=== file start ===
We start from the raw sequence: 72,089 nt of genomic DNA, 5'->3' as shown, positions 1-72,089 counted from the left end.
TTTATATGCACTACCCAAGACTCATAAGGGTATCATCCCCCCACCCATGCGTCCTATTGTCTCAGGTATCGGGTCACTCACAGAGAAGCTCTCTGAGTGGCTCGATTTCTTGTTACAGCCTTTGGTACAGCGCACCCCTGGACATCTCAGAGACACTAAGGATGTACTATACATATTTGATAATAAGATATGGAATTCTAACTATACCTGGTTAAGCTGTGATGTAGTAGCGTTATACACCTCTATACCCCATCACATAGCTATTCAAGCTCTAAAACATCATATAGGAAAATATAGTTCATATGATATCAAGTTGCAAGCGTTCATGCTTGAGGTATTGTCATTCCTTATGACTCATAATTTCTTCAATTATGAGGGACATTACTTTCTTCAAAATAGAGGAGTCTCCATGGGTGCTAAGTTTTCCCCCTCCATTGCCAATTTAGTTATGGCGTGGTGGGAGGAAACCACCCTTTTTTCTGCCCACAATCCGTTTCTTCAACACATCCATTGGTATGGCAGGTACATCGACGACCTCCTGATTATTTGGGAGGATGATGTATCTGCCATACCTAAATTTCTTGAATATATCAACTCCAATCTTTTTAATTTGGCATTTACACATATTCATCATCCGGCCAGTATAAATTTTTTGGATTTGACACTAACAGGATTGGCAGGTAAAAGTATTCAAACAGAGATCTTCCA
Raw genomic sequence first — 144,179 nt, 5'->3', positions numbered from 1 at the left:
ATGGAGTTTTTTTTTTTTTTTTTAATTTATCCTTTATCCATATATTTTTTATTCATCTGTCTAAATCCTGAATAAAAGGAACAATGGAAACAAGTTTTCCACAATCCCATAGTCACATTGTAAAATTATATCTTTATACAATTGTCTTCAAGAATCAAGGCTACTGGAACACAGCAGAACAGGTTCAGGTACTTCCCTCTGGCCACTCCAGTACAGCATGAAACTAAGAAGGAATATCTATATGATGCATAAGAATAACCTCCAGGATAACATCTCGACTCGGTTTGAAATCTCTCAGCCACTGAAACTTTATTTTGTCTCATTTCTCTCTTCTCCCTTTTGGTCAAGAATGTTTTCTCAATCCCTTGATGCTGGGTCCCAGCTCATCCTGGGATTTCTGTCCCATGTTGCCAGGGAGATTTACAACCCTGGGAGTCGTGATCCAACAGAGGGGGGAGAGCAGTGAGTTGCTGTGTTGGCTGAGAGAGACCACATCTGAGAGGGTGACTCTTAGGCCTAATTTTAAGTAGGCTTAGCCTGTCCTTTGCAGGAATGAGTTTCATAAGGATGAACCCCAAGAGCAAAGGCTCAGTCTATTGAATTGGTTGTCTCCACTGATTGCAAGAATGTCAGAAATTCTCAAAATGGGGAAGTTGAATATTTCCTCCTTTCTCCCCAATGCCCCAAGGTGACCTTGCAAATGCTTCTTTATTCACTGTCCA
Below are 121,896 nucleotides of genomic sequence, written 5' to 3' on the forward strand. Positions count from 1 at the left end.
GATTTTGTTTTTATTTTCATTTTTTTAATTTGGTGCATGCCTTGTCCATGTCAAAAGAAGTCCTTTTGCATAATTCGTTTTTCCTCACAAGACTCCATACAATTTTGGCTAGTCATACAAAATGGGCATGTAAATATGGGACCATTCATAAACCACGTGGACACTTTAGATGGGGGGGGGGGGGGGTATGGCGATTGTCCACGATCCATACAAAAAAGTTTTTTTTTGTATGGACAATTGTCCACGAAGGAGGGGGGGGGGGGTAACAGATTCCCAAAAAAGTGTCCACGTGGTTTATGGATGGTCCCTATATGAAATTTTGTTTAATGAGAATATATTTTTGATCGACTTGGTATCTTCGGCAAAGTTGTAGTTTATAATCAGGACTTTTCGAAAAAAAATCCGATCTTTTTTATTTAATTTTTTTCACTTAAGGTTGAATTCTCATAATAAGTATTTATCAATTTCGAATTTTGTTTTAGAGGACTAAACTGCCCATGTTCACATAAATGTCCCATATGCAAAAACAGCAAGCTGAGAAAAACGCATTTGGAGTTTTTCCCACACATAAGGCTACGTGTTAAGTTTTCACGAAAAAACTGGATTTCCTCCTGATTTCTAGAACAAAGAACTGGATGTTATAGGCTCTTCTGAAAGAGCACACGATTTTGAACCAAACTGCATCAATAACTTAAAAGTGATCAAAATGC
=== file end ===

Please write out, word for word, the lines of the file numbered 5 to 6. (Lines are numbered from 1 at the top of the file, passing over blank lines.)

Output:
Below are 121,896 nucleotides of genomic sequence, written 5' to 3' on the forward strand. Positions count from 1 at the left end.
GATTTTGTTTTTATTTTCATTTTTTTAATTTGGTGCATGCCTTGTCCATGTCAAAAGAAGTCCTTTTGCATAATTCGTTTTTCCTCACAAGACTCCATACAATTTTGGCTAGTCATACAAAATGGGCATGTAAATATGGGACCATTCATAAACCACGTGGACACTTTAGATGGGGGGGGGGGGGGGTATGGCGATTGTCCACGATCCATACAAAAAAGTTTTTTTTTGTATGGACAATTGTCCACGAAGGAGGGGGGGGGGGGTAACAGATTCCCAAAAAAGTGTCCACGTGGTTTATGGATGGTCCCTATATGAAATTTTGTTTAATGAGAATATATTTTTGATCGACTTGGTATCTTCGGCAAAGTTGTAGTTTATAATCAGGACTTTTCGAAAAAAAATCCGATCTTTTTTATTTAATTTTTTTCACTTAAGGTTGAATTCTCATAATAAGTATTTATCAATTTCGAATTTTGTTTTAGAGGACTAAACTGCCCATGTTCACATAAATGTCCCATATGCAAAAACAGCAAGCTGAGAAAAACGCATTTGGAGTTTTTCCCACACATAAGGCTACGTGTTAAGTTTTCACGAAAAAACTGGATTTCCTCCTGATTTCTAGAACAAAGAACTGGATGTTATAGGCTCTTCTGAAAGAGCACACGATTTTGAACCAAACTGCATCAATAACTTAAAAGTGATCAAAATGC